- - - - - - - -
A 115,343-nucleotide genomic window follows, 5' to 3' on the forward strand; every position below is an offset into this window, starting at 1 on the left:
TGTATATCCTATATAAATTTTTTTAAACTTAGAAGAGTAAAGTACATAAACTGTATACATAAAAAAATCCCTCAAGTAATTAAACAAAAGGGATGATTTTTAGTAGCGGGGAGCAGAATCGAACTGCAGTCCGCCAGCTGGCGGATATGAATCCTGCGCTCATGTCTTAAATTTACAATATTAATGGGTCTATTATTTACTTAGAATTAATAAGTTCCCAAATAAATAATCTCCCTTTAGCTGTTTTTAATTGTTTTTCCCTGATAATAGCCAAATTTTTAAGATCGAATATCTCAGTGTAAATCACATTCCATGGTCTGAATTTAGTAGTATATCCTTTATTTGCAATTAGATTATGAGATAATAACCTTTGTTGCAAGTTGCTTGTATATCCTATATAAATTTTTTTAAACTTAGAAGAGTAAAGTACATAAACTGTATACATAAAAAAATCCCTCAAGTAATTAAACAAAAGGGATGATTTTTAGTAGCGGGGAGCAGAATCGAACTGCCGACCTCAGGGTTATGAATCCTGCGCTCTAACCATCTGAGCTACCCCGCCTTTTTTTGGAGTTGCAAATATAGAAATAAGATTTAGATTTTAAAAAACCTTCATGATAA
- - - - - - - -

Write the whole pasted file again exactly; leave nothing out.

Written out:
A 115,343-nucleotide genomic window follows, 5' to 3' on the forward strand; every position below is an offset into this window, starting at 1 on the left:
TGTATATCCTATATAAATTTTTTTAAACTTAGAAGAGTAAAGTACATAAACTGTATACATAAAAAAATCCCTCAAGTAATTAAACAAAAGGGATGATTTTTAGTAGCGGGGAGCAGAATCGAACTGCAGTCCGCCAGCTGGCGGATATGAATCCTGCGCTCATGTCTTAAATTTACAATATTAATGGGTCTATTATTTACTTAGAATTAATAAGTTCCCAAATAAATAATCTCCCTTTAGCTGTTTTTAATTGTTTTTCCCTGATAATAGCCAAATTTTTAAGATCGAATATCTCAGTGTAAATCACATTCCATGGTCTGAATTTAGTAGTATATCCTTTATTTGCAATTAGATTATGAGATAATAACCTTTGTTGCAAGTTGCTTGTATATCCTATATAAATTTTTTTAAACTTAGAAGAGTAAAGTACATAAACTGTATACATAAAAAAATCCCTCAAGTAATTAAACAAAAGGGATGATTTTTAGTAGCGGGGAGCAGAATCGAACTGCCGACCTCAGGGTTATGAATCCTGCGCTCTAACCATCTGAGCTACCCCGCCTTTTTTTGGAGTTGCAAATATAGAAATAAGATTTAGATTTTAAAAAACCTTCATGATAA